Guinea Pig Politics

     “No politics” is the rule in some prisons.
     Politics in U.S. prisons has a different meaning than politics on the outside.
     Or perhaps not.
     Prison politics means that black inmates are allowed to talk only to black inmates, Mexicans only to Mexicans, and white people only to white people.
     In a prison with no politics, any inmate can talk to any other one.
     How nice: a place with no politics.
     U.S. politics today is becoming indistinguishable from prison politics.
     Not solely along racial lines, but along multiplying fractures. Right-wing Republicans talk only to right-wing Republicans, unless it’s to holler at someone else. Gun-lovers talk to gun-lovers, right-to-lifers to right-to-lifers, immigrant-bashers to immigrant-bashers, and on and on.
     It makes me long for those long-ago days in the 1570s, when Michel de Montaigne wrote: “No belief offends me, no matter what contrast it offers with my own.” Montaigne was ahead of his time – and ahead of ours.
     Politics is partly a matter of belief, but religious and political beliefs are, or should be, different. When they combine, they become violent and dangerous.
     While Montaigne was writing his “Essays,” a top adviser to the king of Spain exemplified this in a letter to Philip II: “Politics should have no foundation but the will of God, and what is not of God is of the devil.”
     During the 1570s – the decade of the St. Bartholomew Massacre – Protestants burned Catholics, Catholics burned Protestants, both burned Anabaptists. And so on.
     “Demonologists” declared there were so many witches around that “legal tidiness and normal procedures” would be counterproductive – so they just burned them.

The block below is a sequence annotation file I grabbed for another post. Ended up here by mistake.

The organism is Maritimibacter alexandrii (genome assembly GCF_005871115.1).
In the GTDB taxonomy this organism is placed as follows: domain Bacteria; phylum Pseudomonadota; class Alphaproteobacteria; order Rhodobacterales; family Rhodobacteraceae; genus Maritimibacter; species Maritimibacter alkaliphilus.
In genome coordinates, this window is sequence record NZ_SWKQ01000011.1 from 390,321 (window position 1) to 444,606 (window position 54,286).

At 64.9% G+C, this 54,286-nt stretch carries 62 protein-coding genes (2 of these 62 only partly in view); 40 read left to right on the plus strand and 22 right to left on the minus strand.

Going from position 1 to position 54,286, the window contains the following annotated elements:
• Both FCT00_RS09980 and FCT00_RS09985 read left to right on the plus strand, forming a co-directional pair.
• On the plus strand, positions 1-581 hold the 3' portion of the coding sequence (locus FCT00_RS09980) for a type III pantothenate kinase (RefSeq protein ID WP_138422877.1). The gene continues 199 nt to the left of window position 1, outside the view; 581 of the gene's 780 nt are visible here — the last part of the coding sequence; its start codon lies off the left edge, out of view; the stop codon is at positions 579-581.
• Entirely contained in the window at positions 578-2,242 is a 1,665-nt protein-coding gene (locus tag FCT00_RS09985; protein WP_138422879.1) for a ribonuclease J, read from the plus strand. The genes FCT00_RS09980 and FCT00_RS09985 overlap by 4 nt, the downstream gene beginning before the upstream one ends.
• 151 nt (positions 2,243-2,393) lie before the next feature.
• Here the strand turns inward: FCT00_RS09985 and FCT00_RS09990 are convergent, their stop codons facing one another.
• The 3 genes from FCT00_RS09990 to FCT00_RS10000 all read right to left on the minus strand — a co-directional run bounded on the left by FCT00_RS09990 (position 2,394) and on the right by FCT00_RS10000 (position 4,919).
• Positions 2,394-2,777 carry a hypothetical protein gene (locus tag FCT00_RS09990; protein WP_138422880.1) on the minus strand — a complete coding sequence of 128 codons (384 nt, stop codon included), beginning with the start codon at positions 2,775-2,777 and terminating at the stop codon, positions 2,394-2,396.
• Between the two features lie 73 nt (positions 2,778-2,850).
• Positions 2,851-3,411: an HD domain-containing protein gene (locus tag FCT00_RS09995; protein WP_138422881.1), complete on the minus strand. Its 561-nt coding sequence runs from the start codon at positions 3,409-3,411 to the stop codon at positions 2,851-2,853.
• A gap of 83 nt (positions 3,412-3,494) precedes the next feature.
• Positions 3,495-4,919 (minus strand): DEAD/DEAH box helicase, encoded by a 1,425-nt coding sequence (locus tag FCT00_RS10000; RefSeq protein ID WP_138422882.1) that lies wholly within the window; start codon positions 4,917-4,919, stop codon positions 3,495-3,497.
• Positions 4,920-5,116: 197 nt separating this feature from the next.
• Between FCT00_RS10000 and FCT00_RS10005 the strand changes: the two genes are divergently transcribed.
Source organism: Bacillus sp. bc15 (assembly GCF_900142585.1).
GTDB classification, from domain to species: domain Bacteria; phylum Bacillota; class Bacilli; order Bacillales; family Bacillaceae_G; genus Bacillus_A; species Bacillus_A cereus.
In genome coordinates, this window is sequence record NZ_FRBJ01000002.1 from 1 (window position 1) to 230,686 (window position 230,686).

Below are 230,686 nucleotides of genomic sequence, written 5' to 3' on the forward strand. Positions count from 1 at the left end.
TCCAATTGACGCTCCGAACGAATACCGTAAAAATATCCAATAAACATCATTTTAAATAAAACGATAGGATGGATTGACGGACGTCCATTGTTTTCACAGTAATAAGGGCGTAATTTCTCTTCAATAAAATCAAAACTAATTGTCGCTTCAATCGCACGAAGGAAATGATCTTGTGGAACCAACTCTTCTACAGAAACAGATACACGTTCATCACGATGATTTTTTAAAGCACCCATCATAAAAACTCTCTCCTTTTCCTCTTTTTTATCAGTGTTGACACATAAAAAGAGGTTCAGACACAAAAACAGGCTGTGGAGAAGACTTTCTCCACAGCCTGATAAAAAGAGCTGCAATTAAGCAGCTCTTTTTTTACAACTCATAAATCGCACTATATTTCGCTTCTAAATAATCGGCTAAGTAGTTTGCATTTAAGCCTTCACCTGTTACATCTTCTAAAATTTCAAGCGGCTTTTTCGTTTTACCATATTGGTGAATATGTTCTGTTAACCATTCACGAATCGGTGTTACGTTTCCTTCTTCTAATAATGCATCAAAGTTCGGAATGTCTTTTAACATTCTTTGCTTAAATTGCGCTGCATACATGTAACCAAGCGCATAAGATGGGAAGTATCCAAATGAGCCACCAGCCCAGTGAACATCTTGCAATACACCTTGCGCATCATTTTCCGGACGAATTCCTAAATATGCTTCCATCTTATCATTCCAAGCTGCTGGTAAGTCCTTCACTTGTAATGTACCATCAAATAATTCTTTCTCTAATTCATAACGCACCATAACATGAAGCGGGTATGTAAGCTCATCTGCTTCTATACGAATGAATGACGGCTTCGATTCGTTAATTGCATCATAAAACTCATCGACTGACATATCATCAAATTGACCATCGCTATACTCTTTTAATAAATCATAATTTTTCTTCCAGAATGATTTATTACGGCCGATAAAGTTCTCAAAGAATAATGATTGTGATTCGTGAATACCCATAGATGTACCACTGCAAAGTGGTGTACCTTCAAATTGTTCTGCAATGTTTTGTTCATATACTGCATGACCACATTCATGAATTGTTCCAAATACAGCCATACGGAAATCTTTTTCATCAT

By the way, 369 years ago today, on Jan. 10, 1645, Archbishop of Canterbury William Laud was beheaded for not being Catholic. Or for not being Catholic enough. Or for something. At any rate, he was beheaded.
     Religions claim access to immutable, unchanging knowledge.
     There is no such thing as an immutable, unchanging political knowledge. Democracy, freedom, justice, equality, liberty, slavery, socialism, the vote – all of those things change, sometimes quickly, sometimes slowly, in politics.
     Politics is the art of compromise. It is a manner of allowing human beings to live together without killing one another, without blood.
     Neither politics nor religion has access to truth, in the sense that 2 + 2 = 4.
     That they do not have access to this sort of truth does not make politics, or religion, evil.
     It is evil, however, for Person A, or Political Party A, to injure other people because they do not see truth the way A sees it.
     The entire progress of Western government, and religion, to the extent that such progress exists at all, is not that we have gained access to more or greater truths – it is that we have managed to prevent people from killing one another, in large numbers, because of the way they think.
     U.S. politics today, however, is regressing into the political state of barbarism. Politicians, and the people who support them, seem to think it’s not enough to prevail, but that people who think otherwise must be punished.
     Need I rehearse a history of what thinking like that brought the world, in the past century alone?
     No, I need not.
     Religions, Edward Gibbon wrote, are all regarded “by the philosopher as equally false, and by the magistrate as equally useful.”
     Let us have political debate, by all means. But let us leave religion, and religiously based “truths” out of it.
     The religious tinge that is coming to dominate U.S. politics is not just obnoxious, and dishonest, it is dangerous. It should be suffocated. And the only ones who can do it are not the lawmakers, who profit from smashing our society into smaller and smaller bits, it is us – the subjects of their experiment.

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